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The most treacherous, difficult and dangerous time of an abusive relationship is usually when it is nearing the end.
Many years ago I was intrinsically entwined in a relationship that was emotionally, mentally and physically draining. I was a feed for a narcissist, an energy vampire, and I almost had every last drop of life sucked from me.
For those who have experienced a similar type of relationship the phrase, “I went to hell and back” will ring eerily true. I went to hell and the fire ravaged me so badly that every road and each bridge I tried to walk burned beneath me.
I almost didn’t make it back.
What I see now is that many abusers are similar to crows. This is because they are known to be attracted to glittering and shiny objects. They are inquisitive and will prod and play with their trinkets, trying to dissect them to see what they contain. To an abuser their victim is a glistening trinket.
The more intriguing, fascinating and complex the trinket is, the greater the crow is enticed and the longer its interest is sustained. When the crow loses interest in the trinket the crow becomes bored and its attention will quickly dwindle.
So, instead of being a trinket I became a “Gray Rock.” Although my experience was over 10 years ago, I only recently came across this theory so I now also refer to it as “Gray Rock” as it reflects my situation accurately.
As Skylar explains in her description of Gray Rock:
“I chose the words Gray Rock because I needed an object for us to channel when we are in an emotionally charged situation. You don’t just practice Gray Rock, you become a Gray Rock. There are gray rocks and pebbles everywhere you go, but you never notice them. None of them attract your attention. You don’t remember any specific rock you saw today because they blend with the scenery. That is the type of boring that you want to channel when you are dealing with a psychopath. Your boring persona will camouflage you and the psychopath won’t even notice you were there.”
When I began to find strength to find an escape route from my relationship I knew I had to tread very carefully as my personal safety was at serious risk. I felt if I just walked away the threats that had become a normal part of day-to-day life would possibly come true.
So, I made the decision to dim my light so I would fade and discreetly blend into the background.
As soon as I made the decision I instantly felt empowered and knew that although it appeared as though I was powerless, I was finally taking control back of my life.
I became bland, boring, uninteresting and most of all emotionless. I stopped reacting to everything. The drama that was being played out on the stage in front of me no longer led me to flinch or applaud. To explain it in just a few words, I stopped providing my hungry-for-my-emotions abuser with his much-needed feed.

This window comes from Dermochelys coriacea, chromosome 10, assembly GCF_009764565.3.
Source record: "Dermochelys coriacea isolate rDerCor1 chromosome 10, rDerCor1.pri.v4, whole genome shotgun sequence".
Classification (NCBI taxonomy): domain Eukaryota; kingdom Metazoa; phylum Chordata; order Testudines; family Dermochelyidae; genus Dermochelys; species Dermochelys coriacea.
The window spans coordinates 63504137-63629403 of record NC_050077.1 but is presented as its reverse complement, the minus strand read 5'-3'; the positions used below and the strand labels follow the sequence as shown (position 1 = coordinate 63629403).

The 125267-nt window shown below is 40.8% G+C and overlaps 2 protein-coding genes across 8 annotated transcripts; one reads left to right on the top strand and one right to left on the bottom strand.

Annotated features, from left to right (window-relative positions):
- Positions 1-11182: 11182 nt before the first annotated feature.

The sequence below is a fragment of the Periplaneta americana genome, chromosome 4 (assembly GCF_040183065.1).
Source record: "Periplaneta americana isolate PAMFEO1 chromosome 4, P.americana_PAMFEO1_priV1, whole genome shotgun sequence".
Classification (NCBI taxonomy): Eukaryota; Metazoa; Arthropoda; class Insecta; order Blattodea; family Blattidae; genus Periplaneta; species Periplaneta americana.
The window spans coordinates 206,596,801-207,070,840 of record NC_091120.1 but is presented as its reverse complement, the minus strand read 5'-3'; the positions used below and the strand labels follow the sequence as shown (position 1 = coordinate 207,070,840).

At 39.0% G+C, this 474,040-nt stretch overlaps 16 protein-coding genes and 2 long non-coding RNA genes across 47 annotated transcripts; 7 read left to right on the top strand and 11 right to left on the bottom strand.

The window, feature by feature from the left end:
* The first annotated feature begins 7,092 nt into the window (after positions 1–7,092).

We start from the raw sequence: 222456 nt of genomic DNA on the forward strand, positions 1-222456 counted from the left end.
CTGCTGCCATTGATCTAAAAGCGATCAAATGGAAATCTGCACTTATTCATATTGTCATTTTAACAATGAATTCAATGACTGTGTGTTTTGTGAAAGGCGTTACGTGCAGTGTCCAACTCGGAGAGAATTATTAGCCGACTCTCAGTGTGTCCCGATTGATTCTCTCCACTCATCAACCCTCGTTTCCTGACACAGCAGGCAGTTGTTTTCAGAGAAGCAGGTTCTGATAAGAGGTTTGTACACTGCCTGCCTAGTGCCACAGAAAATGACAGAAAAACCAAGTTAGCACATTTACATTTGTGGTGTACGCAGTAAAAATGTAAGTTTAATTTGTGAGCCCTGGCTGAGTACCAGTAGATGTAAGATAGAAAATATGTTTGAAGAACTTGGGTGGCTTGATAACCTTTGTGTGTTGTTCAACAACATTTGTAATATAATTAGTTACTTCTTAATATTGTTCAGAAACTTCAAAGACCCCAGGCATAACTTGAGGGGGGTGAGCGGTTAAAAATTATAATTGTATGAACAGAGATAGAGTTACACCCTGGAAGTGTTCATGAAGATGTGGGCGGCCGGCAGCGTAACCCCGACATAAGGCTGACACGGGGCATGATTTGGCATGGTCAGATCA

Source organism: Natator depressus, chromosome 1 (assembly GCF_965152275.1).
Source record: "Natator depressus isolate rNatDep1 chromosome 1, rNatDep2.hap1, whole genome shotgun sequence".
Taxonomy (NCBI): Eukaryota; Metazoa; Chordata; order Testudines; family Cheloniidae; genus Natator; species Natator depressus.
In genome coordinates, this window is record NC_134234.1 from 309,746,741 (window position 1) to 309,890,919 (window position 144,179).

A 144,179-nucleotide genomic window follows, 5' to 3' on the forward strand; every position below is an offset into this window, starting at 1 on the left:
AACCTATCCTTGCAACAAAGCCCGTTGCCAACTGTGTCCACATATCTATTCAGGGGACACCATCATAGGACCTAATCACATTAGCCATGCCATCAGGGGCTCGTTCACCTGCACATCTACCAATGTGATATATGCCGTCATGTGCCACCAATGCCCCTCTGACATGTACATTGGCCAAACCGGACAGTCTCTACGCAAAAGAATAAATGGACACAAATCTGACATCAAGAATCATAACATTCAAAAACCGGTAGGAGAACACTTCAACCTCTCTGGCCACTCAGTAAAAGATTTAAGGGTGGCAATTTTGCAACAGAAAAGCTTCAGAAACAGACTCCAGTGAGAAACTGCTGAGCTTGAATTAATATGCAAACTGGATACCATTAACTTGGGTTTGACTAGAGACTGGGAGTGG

Communication was kept at a minimum and I refrained from attending any social events that I could excuse myself from.
I also stopped stroking the ego of my abuser, as that was something I had done from the beginning of the relationship. I also believe that this is one of the main elements that kept us so intrinsically connected. I had praised and adored and looked up to my ex partner with awe and admiration and finally seen that by doing this I was magnifying his grandiose sense of self which kept him high on the pedestal and me in the slums below.
There were many dynamics to the relationship that kept the abuse alive and all of them were marinated in drama. When there is no one in the audience to watch the display, the actor will lose interest in performing. At first I swapped my front row seat for one in the second row. Then slowly but surely I edged my way to the back of the theatre hall until I reached the doors with courage and confidence. I took a deep breath and inhaled my new life.
With many lessons learned, I knew I had played the part of an escape artist and if there were any other route, I would gladly have taken it. It didn’t feel good to have to mimic a chameleon and if I had known a safer option, I would gladly have taken it.
Throughout this period I was very careful. I knew that if I had immediately withdrawn my emotions, which were the source of his energy, I would be putting myself at huge risk of being figured out.
So, I gently and delicately weaned my abuser from my emotions. Instead of being drained of my energy, I was renewed and revitalized, even though from the outside I can see I must have appeared weakened.
Mainly, I became fully aware of how my behavior was keeping the relationship flourishing in toxicity and I watched in amazement at how it gradually died out as soon as I altered how I responded.